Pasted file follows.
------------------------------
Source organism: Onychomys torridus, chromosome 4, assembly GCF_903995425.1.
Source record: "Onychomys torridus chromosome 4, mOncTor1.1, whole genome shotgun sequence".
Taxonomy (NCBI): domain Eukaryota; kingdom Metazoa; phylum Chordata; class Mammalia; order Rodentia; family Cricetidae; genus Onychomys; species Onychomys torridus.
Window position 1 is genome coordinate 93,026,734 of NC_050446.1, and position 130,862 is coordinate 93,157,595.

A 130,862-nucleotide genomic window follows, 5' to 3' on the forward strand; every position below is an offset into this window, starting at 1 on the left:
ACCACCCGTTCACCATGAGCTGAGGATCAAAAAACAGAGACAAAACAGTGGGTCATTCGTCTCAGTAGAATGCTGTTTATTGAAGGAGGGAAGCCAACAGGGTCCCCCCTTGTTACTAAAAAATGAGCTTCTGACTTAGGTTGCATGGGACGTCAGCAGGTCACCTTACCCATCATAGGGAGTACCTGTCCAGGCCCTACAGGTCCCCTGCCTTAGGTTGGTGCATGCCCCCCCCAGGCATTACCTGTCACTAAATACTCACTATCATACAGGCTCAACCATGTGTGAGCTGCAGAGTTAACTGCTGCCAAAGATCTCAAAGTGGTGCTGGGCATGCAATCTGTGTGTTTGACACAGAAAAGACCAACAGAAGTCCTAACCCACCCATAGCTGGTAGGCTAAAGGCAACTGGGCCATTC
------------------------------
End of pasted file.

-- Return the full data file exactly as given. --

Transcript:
Source organism: Onychomys torridus, chromosome 4, assembly GCF_903995425.1.
Source record: "Onychomys torridus chromosome 4, mOncTor1.1, whole genome shotgun sequence".
Taxonomy (NCBI): domain Eukaryota; kingdom Metazoa; phylum Chordata; class Mammalia; order Rodentia; family Cricetidae; genus Onychomys; species Onychomys torridus.
Window position 1 is genome coordinate 93,026,734 of NC_050446.1, and position 130,862 is coordinate 93,157,595.

A 130,862-nucleotide genomic window follows, 5' to 3' on the forward strand; every position below is an offset into this window, starting at 1 on the left:
ACCACCCGTTCACCATGAGCTGAGGATCAAAAAACAGAGACAAAACAGTGGGTCATTCGTCTCAGTAGAATGCTGTTTATTGAAGGAGGGAAGCCAACAGGGTCCCCCCTTGTTACTAAAAAATGAGCTTCTGACTTAGGTTGCATGGGACGTCAGCAGGTCACCTTACCCATCATAGGGAGTACCTGTCCAGGCCCTACAGGTCCCCTGCCTTAGGTTGGTGCATGCCCCCCCCAGGCATTACCTGTCACTAAATACTCACTATCATACAGGCTCAACCATGTGTGAGCTGCAGAGTTAACTGCTGCCAAAGATCTCAAAGTGGTGCTGGGCATGCAATCTGTGTGTTTGACACAGAAAAGACCAACAGAAGTCCTAACCCACCCATAGCTGGTAGGCTAAAGGCAACTGGGCCATTC